Easier Said than Done: Proving Adultery in Mississippi Divorces

Adultery is one of the most utilized grounds for divorce. As unfortunate as it may sound, many spouses commit adultery. There are countless psycho-social studies and surveys aimed at figuring out “why” spouses engage in adulterous activity. But, in the divorce context in Mississippi, why a spouse commits adultery is not really all that important. When considering divorce on grounds of adultery in Mississippi, a person should know (1) the definition of “adultery” and (2) how to prove it.

Defining Adultery

Most people associate “cheating” with adultery. But, “cheating” is not necessarily always “adultery,” because “cheating” is subject to varying interpretations. To some, “cheating” may merely involve intimate conversation with, or thoughts about, another person, without any physical contact; while others think only physical, sexual contact with another person qualifies as “cheating.” Mississippi law adopts the latter in its definition of “adultery.” Mississippi law defines adultery as the “voluntary sexual intercourse on the part of either spouse with a person other than his or her own spouse.” Owen v. Gerity, 422 So. 2d 284, 287 (Miss. 1982) (emphasis added). Also, it does not matter how frequent, or infrequent, a spouse commits adultery. As the Mississippi Supreme Court has explained, “a one night stand does not make [] sexual misconduct any less adulterous.” Davis v. Davis, 832 So. 2d 492, 496 (Miss. 2002). So, adultery involves sexual intercourse with a third-person, and one instance of such conduct is enough to be characterized as adultery in Mississippi.

Proving Adultery

The Mississippi Supreme Court has said that to prove adultery, a plaintiff-spouse must show by clear and convincing evidence that the other spouse exhibited both an (1) adulterous inclination and a (2) reasonable opportunity to satisfy that inclination. Larson v. Larson, 122 So. 3d 1213, 1215 (Miss. Ct. App. 2013). An “adulterous inclination” requires proof of either the defendant’s infatuation with a particular person or general adulterous propensity. Id. More so, adultery may be proven by either direct evidence or, given the inherently secretive nature of adulterous conduct, by circumstantial evidence. Id. But, “[w]here the plaintiff relies on circumstantial evidence as proof for his allegations, he or she retains the burden of presenting satisfactory evidence sufficient to lead the trier of fact to conclusion of guilt.” Dillon v. Dillon, 498 So. 2d 328, 330 (Miss. 1986). So, the plaintiff-spouse seeking a divorce based on circumstantial evidence of the other spouse’s adulterous misconduct retains the burden of proof at trial; instead of the burden shifting to the defendant-spouse to prove otherwise.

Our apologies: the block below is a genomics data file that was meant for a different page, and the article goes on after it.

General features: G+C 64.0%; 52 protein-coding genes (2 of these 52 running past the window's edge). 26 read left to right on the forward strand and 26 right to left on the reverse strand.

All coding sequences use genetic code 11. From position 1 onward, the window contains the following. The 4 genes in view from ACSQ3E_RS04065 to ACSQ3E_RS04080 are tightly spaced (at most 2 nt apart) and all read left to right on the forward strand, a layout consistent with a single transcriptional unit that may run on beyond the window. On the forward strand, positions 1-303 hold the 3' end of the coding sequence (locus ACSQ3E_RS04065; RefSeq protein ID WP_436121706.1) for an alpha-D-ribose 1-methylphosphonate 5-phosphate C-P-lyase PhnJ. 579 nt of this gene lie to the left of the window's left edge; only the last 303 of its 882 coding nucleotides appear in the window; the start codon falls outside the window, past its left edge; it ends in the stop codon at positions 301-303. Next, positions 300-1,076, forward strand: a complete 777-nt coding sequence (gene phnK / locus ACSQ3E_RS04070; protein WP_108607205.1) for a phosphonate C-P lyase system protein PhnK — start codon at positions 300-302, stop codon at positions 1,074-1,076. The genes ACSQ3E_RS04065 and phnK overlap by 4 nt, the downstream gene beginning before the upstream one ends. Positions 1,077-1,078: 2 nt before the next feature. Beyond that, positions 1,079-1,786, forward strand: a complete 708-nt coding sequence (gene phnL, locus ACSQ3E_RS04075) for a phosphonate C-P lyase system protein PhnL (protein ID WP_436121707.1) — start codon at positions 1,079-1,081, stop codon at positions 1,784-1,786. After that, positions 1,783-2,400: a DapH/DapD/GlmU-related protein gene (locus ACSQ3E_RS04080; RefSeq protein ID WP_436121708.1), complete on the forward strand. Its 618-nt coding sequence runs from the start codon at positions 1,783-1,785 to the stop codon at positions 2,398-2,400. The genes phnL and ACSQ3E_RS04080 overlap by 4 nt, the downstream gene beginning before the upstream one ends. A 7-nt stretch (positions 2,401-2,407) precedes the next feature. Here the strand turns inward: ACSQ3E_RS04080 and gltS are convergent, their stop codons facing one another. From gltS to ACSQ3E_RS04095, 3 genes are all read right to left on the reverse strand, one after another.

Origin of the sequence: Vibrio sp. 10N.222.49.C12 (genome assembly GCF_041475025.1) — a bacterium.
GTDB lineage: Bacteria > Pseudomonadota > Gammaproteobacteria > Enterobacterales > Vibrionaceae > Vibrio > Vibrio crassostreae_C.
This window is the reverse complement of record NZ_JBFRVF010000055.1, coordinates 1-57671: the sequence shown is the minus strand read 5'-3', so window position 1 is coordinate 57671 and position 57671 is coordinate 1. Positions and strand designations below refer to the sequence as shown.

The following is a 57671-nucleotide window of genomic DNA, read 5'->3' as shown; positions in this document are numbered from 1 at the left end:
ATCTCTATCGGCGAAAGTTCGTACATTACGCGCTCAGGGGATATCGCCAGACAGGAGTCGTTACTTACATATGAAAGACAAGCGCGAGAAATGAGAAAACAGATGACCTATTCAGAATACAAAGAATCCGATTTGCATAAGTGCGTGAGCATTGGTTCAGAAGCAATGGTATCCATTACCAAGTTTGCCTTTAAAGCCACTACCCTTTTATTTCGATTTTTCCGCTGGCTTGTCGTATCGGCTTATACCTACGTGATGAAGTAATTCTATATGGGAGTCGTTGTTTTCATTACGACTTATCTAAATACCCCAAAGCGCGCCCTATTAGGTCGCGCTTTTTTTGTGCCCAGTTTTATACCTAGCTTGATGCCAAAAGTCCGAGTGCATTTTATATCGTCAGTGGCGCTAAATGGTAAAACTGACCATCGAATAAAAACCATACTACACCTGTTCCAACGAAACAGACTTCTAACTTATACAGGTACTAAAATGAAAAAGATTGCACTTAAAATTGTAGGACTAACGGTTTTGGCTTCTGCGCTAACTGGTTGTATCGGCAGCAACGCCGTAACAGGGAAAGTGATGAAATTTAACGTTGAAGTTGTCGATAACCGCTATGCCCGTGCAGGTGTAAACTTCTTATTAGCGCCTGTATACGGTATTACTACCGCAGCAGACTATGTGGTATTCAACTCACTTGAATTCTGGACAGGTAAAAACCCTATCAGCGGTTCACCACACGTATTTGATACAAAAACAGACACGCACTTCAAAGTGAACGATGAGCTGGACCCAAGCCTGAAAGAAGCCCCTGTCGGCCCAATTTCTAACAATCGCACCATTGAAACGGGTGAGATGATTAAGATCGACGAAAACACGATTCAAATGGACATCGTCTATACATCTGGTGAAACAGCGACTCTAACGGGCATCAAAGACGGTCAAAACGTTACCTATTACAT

In the civil context, the “clear and convincing evidence” standard is a relatively high burden to satisfy. The Supreme Court has stated that, “the burden of proof is a heavy one in such cases because the evidence must be logical, tend to prove the facts charged, and be inconsistent with a reasonable theory of innocence.” Owen, 422 So. 2d at 287. More recent 2013 cases such as Fore v. Fore, Larson v. Larson, and Gillespie v. Gillespie demonstrate how this standard is applied in context of certain circumstances and facts, and to some extent, demonstrate the heavy burden required to satisfy the “clear and convincing evidence” standard.

In Fore, both the husband and wife filed for divorce, accusing each other of committing adultery. Fore v. Fore, 109 So. 3d 137, 138 (Miss. Ct. App. 2013). Regarding the wife’s alleged adulterous conduct with another man, the facts indicated that the wife had loaned $25,000 of her own money to the man’s business, bought him Saints tickets, talked to him on the phone extensively, visited his parents, and even gave him a “hug and kiss in the courthouse hallway.” Id. at 140. On the other hand, the husband’s alleged misconduct included leaving a woman (non-relative) a small portion of his estate in his will, going with her to the Kentucky Derby, having her ride with him on his private jet, and attending bars in public with her. Id. Despite these facts, the Mississippi Court of Appeals affirmed a circuit court’s finding that neither the husband nor the wife provided sufficient evidence of adultery to warrant a divorce under Mississippi law.

However, in Larson, the court affirmed the chancellor’s finding that a husband was entitled to divorce on grounds of adultery. In that case, the facts indicated that the wife admitted to having sexual relations with another man, traveled to Chicago with the man without telling her husband, and even used his birth date as her personal password. Larson v. Larson, 122 So. 3d 1213, 1215 (Miss. Ct. App. 2013). Likewise, in Gillespie, a husband provided evidence that his wife went on a cruise with another man and exchanged intimate letters with him that revealed some sort of sexual relationship between the two. Gillespie v. Gillespie, 106 So. 3d 869, 871-72 (Miss. App. 2013). The court there also found that the husband provided clear and convincing evidence of adultery to warrant a divorce award.

Ultimately, is some situations, proving adultery can be easier said than done; the Fore case is good example of just how tough proving adultery can be. Nonetheless, before seeking a divorce on grounds of adultery, it is a good idea to have at least an elementary understanding of how Mississippi law defines adultery and what is required to prove it. As an experienced Mississippi divorce attorney, I can further help you understand the divorce process in Mississippi and guide you through it. If you or a friend should need professional assistance in a divorce, please contact the Law Office of M. Devin Whitt for a free consultation at (601) 607-5055.